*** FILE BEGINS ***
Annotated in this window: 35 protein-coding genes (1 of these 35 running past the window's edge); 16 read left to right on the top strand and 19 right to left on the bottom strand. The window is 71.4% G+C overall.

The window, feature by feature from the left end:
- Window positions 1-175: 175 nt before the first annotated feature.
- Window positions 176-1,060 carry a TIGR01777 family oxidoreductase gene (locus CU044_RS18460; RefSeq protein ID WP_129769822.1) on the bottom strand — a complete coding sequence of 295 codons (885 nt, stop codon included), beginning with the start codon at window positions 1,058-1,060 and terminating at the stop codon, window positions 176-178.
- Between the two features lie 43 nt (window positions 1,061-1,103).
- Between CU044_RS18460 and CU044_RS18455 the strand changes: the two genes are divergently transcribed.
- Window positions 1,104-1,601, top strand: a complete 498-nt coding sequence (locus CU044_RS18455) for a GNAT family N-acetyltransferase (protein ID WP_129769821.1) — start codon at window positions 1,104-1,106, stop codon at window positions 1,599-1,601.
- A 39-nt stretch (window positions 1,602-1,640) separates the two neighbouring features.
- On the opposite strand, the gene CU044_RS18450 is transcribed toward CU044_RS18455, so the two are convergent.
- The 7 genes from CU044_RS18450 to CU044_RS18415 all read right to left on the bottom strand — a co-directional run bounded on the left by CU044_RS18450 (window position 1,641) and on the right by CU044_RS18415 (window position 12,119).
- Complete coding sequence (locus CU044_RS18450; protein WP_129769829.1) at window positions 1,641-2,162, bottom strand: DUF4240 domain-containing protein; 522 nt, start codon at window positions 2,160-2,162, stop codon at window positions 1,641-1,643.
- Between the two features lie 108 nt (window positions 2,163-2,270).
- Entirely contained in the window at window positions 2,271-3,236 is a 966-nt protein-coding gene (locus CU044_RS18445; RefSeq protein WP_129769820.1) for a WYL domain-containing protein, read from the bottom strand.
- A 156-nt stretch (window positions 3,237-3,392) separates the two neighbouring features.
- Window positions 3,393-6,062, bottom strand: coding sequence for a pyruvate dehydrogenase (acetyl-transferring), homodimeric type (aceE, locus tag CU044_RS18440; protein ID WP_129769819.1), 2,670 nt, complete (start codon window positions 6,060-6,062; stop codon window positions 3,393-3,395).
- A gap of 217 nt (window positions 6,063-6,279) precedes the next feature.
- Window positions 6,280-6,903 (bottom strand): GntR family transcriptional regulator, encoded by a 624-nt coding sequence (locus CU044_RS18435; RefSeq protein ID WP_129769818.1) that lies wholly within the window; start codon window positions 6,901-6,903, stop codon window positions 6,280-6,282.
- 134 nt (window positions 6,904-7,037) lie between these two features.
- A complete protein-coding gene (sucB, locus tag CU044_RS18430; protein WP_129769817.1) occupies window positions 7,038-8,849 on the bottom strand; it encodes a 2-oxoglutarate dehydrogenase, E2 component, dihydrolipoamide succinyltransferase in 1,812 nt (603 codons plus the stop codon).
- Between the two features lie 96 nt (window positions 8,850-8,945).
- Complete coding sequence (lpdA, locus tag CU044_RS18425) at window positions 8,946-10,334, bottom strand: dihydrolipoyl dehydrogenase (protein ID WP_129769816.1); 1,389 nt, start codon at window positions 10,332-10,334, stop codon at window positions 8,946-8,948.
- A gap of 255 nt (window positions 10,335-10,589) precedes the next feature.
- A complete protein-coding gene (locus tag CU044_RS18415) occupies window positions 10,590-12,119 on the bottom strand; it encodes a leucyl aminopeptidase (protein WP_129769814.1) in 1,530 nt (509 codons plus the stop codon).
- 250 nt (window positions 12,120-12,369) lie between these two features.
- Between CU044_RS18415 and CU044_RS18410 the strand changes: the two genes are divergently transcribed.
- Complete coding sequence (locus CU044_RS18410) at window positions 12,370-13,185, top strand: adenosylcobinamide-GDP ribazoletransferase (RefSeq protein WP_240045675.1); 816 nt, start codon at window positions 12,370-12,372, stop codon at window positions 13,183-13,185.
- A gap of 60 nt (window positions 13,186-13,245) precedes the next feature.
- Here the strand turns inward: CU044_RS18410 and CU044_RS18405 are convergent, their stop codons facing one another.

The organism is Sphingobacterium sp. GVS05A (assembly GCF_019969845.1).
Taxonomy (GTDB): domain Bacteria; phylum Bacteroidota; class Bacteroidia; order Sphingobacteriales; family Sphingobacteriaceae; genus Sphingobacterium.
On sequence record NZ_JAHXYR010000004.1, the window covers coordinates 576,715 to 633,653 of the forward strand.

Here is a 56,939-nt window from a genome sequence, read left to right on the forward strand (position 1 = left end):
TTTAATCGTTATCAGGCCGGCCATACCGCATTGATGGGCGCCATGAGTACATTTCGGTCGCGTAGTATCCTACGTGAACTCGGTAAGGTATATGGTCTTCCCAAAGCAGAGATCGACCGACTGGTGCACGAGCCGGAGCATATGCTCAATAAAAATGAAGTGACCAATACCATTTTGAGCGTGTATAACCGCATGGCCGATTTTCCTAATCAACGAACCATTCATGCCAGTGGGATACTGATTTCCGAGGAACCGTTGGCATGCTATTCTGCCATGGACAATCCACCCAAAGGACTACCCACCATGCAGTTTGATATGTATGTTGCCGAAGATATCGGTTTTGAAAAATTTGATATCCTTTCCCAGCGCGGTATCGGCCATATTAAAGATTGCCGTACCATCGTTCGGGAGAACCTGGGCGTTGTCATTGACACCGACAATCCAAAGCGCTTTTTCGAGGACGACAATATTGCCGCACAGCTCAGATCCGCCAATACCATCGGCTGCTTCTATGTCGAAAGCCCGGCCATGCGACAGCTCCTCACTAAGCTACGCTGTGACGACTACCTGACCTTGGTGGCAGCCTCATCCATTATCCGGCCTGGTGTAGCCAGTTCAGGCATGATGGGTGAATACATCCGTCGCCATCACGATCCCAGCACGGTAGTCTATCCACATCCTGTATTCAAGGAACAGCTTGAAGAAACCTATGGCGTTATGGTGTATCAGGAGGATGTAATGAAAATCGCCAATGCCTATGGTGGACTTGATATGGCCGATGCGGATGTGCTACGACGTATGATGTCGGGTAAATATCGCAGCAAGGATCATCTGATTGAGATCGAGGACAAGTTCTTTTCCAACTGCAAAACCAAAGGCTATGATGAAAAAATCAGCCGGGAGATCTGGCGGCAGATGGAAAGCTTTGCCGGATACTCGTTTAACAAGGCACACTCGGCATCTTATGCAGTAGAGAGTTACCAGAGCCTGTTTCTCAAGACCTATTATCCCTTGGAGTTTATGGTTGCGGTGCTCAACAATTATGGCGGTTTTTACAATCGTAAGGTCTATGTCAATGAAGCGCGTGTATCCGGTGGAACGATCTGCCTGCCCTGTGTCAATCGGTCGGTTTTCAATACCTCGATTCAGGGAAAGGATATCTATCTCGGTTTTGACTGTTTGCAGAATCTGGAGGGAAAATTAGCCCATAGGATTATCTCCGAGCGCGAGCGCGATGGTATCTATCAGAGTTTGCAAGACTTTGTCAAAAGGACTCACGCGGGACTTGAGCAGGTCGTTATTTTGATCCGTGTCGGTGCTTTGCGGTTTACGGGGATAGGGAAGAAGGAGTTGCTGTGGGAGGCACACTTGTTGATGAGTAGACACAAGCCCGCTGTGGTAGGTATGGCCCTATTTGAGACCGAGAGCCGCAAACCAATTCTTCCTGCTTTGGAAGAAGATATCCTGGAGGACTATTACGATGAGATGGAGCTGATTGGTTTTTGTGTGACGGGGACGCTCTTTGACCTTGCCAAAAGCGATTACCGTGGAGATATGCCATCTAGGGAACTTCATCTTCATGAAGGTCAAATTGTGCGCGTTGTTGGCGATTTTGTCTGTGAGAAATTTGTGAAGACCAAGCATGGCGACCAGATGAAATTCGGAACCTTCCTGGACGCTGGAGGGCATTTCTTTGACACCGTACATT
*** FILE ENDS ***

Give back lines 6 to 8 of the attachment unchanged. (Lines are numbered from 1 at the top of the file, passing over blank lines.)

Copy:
- Between CU044_RS18460 and CU044_RS18455 the strand changes: the two genes are divergently transcribed.
- Window positions 1,104-1,601, top strand: a complete 498-nt coding sequence (locus CU044_RS18455) for a GNAT family N-acetyltransferase (protein ID WP_129769821.1) — start codon at window positions 1,104-1,106, stop codon at window positions 1,599-1,601.
- A 39-nt stretch (window positions 1,602-1,640) separates the two neighbouring features.